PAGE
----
“The hallmark of a healthy society has always been measured by how it cares for the disadvantaged.” — Joni Eareckson Tada
One of the dilemmas that we face in Christian schools is how to create communities of learning that are hospitable and welcoming to all types of families and students. Issues arise in terms of affordability and accessibility, as well as the type of students we serve and whether families must fit into a particular type of criteria.
I sometimes wonder if the early Christian community faced some of the same issues. Who is in and who is out? It seems to me that the “viewpoints” debated by Peter and Paul had something to do with whom the church would include or exclude.
Now, for those who know me, you won’t be surprised that I land on the side of openness—opening up the doors of our Christian schools to diversity as a way to share the gospel but also as a way to ensure that we don’t insulate ourselves from this good world that God has created. We have so much to learn from our neighbours, whether they profess Christ’s name or not.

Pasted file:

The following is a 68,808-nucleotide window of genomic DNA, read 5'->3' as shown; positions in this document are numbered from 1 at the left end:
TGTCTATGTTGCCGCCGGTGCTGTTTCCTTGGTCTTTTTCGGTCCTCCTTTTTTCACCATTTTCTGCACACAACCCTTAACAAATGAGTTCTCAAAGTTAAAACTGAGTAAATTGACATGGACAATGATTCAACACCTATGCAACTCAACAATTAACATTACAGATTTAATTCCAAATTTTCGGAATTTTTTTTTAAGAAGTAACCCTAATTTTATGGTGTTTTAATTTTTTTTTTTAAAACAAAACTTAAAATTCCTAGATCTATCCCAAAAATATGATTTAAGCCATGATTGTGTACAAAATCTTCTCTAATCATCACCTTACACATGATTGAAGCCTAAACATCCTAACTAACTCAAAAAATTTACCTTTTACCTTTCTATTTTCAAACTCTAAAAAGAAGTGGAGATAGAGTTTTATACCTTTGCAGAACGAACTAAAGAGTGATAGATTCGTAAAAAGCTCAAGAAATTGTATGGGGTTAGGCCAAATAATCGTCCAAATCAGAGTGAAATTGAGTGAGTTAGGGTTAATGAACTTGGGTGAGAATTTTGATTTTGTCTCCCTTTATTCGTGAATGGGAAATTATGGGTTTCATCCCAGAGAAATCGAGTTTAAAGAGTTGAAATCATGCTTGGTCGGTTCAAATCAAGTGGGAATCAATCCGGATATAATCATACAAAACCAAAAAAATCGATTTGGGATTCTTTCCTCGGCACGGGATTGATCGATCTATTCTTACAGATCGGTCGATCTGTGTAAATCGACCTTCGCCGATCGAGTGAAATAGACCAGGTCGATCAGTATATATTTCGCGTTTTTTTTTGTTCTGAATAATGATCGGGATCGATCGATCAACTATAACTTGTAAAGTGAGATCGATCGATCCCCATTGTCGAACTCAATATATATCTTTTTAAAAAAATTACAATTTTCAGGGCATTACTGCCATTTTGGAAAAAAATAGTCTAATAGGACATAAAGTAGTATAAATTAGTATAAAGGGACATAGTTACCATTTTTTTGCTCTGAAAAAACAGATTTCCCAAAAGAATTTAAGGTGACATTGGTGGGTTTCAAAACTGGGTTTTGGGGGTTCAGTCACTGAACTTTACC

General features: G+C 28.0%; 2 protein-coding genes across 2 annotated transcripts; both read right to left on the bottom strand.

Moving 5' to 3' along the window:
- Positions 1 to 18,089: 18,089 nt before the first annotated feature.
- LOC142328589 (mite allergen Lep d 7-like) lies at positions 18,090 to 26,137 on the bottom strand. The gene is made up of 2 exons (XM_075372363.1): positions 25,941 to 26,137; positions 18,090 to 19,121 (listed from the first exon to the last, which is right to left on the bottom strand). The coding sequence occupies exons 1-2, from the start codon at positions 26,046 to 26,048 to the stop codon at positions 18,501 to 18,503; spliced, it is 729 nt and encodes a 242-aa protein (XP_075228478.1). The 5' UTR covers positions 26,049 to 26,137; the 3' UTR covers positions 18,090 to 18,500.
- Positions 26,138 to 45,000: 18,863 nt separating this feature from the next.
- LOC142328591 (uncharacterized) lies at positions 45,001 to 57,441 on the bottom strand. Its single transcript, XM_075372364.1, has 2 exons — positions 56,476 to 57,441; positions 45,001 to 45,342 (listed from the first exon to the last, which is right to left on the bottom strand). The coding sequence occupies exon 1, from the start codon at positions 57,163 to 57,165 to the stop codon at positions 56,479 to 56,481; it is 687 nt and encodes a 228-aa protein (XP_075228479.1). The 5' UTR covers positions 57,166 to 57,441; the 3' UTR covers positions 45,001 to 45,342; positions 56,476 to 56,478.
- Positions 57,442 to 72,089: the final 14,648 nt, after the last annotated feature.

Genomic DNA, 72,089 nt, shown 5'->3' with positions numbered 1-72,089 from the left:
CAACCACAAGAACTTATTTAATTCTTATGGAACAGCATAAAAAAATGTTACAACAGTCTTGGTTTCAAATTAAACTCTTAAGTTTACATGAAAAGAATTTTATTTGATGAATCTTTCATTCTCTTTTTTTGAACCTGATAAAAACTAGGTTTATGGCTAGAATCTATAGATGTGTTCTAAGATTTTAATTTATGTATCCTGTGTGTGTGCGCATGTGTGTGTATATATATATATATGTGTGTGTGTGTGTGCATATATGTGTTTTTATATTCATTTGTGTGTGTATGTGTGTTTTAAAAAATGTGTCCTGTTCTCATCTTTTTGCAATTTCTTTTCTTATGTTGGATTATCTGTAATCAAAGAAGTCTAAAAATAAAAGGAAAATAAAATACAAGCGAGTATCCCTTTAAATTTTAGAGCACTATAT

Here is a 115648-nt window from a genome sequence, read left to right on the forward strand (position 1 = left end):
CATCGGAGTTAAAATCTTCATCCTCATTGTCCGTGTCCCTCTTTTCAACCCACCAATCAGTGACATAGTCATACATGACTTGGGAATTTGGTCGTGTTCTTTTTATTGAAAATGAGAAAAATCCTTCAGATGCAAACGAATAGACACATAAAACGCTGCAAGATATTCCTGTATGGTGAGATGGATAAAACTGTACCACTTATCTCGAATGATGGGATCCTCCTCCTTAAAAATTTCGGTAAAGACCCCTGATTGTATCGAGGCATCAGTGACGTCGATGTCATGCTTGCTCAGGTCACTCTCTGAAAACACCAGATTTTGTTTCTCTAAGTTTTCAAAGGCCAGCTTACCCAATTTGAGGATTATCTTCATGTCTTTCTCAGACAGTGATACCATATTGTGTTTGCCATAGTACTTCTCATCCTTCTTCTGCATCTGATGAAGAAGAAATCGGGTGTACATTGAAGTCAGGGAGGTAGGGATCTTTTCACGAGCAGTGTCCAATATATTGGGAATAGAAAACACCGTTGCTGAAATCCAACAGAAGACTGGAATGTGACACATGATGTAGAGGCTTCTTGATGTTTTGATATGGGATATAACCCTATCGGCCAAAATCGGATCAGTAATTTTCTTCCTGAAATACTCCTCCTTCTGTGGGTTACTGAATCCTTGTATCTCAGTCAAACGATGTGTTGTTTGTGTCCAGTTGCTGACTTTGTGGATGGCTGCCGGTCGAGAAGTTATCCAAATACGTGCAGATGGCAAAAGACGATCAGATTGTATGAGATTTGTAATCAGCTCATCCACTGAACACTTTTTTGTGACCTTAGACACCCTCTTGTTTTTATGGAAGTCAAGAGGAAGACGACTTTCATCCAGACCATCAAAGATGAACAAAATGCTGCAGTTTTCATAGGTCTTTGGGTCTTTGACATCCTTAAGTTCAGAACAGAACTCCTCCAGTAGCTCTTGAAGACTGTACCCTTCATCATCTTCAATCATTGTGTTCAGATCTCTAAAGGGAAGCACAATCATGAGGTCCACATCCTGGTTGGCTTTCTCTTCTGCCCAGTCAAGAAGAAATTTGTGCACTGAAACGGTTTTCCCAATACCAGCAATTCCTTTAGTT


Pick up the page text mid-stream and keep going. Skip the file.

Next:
One of the other dilemmas we face is how to serve families who have children with disabilities. How can we create communities (church, school and otherwise) where everyone belongs and where everyone is valued? Being intentional about inclusivity may just be the measure of not only a healthy society, as Joni Eareckson Tada suggests, but also of being a Christian community.
I am not saying that as a movement we haven’t made amazing strides. Many schools have dedicated resource departments. Many educators have certification in special education and continue to upgrade their abilities to serve children with exceptional needs. The question is how to do more. Two of my heroes are Jean Vanier and Henri Nouwen. Both worked in unique environments where they challenged each of us to actually see “the other” as beautiful and blessed creations of God. I would encourage us to continue to think, dream and vision how to make our Christian schools places of flourishing for all—children of different races, creeds, abilities and backgrounds.
Can our Christian schools and communities actually continue to become places of healing and shalom, of hospitality and blessing, so that we shine and model true love, justice and compassion? Our society yearns for these places. Let us invite them in, asking, “What can we do for you?” and “How can we mutually be a blessing to each other?”